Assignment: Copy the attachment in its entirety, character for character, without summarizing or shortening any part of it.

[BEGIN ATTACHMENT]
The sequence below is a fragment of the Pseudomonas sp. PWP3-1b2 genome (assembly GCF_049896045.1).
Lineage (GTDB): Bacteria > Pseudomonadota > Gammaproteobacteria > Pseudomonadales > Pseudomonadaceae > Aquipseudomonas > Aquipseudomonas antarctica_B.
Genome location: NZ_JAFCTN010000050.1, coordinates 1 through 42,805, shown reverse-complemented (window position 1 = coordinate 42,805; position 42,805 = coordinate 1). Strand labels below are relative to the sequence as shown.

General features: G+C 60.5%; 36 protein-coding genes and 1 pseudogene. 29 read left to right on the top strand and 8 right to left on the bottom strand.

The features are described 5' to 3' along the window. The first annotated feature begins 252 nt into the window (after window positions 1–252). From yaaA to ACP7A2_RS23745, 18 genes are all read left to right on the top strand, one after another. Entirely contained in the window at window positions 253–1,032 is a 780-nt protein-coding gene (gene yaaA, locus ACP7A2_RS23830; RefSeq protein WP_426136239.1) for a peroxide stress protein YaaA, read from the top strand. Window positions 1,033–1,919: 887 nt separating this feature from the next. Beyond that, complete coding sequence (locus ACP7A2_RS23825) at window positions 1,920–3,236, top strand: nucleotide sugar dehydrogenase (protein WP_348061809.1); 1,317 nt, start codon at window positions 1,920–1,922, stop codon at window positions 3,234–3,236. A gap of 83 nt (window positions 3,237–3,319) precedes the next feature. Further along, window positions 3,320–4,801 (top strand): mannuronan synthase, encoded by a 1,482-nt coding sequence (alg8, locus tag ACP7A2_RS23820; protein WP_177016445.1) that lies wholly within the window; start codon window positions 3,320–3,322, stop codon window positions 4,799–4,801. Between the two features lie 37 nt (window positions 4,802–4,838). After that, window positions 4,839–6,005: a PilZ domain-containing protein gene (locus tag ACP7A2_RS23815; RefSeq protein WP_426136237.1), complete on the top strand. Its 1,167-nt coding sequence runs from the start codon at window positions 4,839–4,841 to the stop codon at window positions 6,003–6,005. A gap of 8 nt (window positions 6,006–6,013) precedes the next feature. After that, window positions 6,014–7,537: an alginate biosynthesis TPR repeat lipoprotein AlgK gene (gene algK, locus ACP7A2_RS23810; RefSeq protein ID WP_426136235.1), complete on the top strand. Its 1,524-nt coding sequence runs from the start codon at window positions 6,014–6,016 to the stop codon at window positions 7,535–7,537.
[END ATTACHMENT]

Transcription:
The sequence below is a fragment of the Pseudomonas sp. PWP3-1b2 genome (assembly GCF_049896045.1).
Lineage (GTDB): Bacteria > Pseudomonadota > Gammaproteobacteria > Pseudomonadales > Pseudomonadaceae > Aquipseudomonas > Aquipseudomonas antarctica_B.
Genome location: NZ_JAFCTN010000050.1, coordinates 1 through 42,805, shown reverse-complemented (window position 1 = coordinate 42,805; position 42,805 = coordinate 1). Strand labels below are relative to the sequence as shown.

General features: G+C 60.5%; 36 protein-coding genes and 1 pseudogene. 29 read left to right on the top strand and 8 right to left on the bottom strand.

The features are described 5' to 3' along the window. The first annotated feature begins 252 nt into the window (after window positions 1–252). From yaaA to ACP7A2_RS23745, 18 genes are all read left to right on the top strand, one after another. Entirely contained in the window at window positions 253–1,032 is a 780-nt protein-coding gene (gene yaaA, locus ACP7A2_RS23830; RefSeq protein WP_426136239.1) for a peroxide stress protein YaaA, read from the top strand. Window positions 1,033–1,919: 887 nt separating this feature from the next. Beyond that, complete coding sequence (locus ACP7A2_RS23825) at window positions 1,920–3,236, top strand: nucleotide sugar dehydrogenase (protein WP_348061809.1); 1,317 nt, start codon at window positions 1,920–1,922, stop codon at window positions 3,234–3,236. A gap of 83 nt (window positions 3,237–3,319) precedes the next feature. Further along, window positions 3,320–4,801 (top strand): mannuronan synthase, encoded by a 1,482-nt coding sequence (alg8, locus tag ACP7A2_RS23820; protein WP_177016445.1) that lies wholly within the window; start codon window positions 3,320–3,322, stop codon window positions 4,799–4,801. Between the two features lie 37 nt (window positions 4,802–4,838). After that, window positions 4,839–6,005: a PilZ domain-containing protein gene (locus tag ACP7A2_RS23815; RefSeq protein WP_426136237.1), complete on the top strand. Its 1,167-nt coding sequence runs from the start codon at window positions 4,839–4,841 to the stop codon at window positions 6,003–6,005. A gap of 8 nt (window positions 6,006–6,013) precedes the next feature. After that, window positions 6,014–7,537: an alginate biosynthesis TPR repeat lipoprotein AlgK gene (gene algK, locus ACP7A2_RS23810; RefSeq protein ID WP_426136235.1), complete on the top strand. Its 1,524-nt coding sequence runs from the start codon at window positions 6,014–6,016 to the stop codon at window positions 7,535–7,537.